There is a widely held belief that a strengthened version of general practice is essential to the wider sustainability of the NHS and that general practices themselves seem more open to new ways of working than ever before. It’s about ‘doing more with the same, rather than doing more will less’ but it’s also about ‘doing things differently’ and that means addressing both skills and processes.
One of the great strengths of UK general practice is its diversity and its adaptability. So one size will not fit all when it comes to the future shape and work of primary care. But, Correspondence Management represents a new method of working, enabling a more streamlined GP workload, releasing valuable GP time, it will improve access to services and will improve patient satisfaction. It is achieved by training non-clinical staff to manage all incoming documentation including clinical correspondence and safely redirecting only the most appropriate information to GP’s.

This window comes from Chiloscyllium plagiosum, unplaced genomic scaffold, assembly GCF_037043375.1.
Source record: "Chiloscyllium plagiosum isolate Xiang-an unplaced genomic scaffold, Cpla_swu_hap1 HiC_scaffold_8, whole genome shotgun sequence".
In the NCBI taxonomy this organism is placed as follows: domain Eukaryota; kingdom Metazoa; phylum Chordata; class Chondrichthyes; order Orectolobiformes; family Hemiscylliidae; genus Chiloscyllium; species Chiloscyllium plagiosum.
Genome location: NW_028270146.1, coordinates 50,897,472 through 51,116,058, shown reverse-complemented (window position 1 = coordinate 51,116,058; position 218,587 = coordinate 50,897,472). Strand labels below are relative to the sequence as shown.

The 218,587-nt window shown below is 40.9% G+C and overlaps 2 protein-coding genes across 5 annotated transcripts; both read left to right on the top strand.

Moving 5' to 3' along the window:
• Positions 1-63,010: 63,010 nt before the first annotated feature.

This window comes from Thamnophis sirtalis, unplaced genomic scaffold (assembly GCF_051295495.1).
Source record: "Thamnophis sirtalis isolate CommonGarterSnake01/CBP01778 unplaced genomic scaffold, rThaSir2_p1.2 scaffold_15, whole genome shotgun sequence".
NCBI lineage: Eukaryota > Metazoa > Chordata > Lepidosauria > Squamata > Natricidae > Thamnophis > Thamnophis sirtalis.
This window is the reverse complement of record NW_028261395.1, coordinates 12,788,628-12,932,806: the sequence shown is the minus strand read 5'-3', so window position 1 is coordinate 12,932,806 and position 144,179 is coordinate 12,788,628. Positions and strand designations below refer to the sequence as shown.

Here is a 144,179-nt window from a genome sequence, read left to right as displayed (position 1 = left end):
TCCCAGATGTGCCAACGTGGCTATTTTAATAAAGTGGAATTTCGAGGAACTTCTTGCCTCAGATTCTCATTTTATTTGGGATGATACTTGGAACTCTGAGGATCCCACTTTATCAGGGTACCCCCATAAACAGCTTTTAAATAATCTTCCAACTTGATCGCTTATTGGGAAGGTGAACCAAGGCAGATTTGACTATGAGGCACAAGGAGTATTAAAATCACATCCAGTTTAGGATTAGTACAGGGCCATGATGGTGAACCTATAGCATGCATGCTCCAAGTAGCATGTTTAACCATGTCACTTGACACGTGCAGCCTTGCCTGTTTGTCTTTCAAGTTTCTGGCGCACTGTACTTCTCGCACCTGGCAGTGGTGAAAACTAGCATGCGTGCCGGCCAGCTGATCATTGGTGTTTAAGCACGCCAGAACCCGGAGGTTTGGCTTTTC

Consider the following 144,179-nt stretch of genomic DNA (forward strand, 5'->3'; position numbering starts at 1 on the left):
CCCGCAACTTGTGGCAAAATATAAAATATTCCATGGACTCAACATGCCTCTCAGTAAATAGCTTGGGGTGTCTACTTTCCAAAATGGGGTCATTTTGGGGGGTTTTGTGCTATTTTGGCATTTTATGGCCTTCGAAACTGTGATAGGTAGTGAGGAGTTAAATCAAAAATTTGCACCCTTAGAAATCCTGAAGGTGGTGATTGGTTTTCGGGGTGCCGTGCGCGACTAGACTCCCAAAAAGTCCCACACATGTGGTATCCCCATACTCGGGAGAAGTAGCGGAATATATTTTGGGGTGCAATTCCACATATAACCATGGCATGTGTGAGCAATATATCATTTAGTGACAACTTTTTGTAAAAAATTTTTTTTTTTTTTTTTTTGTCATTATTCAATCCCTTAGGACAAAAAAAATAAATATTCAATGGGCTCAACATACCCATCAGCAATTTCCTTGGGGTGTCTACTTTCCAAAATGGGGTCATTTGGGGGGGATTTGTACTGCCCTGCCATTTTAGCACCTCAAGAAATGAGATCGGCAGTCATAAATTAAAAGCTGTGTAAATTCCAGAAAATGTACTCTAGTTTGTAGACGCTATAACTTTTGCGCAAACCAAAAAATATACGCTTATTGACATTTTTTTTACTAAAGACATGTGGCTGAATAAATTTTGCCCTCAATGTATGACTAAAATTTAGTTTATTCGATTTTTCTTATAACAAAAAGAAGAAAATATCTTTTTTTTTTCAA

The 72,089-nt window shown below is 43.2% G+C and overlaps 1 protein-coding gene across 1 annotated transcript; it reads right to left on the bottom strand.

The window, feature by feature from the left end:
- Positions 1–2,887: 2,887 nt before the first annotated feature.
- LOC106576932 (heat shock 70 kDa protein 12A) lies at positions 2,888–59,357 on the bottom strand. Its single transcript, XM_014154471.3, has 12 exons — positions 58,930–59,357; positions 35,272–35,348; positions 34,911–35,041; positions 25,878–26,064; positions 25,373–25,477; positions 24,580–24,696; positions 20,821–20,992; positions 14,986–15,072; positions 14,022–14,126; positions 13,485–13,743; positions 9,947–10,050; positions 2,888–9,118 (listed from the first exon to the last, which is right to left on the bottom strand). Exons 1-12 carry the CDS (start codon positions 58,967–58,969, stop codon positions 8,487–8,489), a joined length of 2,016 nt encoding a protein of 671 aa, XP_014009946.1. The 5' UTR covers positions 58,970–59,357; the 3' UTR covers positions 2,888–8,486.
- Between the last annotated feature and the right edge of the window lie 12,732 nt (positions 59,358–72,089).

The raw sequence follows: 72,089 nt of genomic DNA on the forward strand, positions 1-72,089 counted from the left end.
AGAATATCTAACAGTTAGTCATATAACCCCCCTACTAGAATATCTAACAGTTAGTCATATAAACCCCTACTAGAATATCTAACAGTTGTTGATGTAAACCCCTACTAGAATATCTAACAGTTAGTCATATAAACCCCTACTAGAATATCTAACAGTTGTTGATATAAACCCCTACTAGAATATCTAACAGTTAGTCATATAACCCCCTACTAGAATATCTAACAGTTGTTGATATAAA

Staff trained in Correspondence Management will read, code and action all other necessary work against a framework based on robust protocols agreed within the practice and in so doing will free up GP time and improve the use of resources throughout the practice. It will require change – both in terms roles and responsibilities.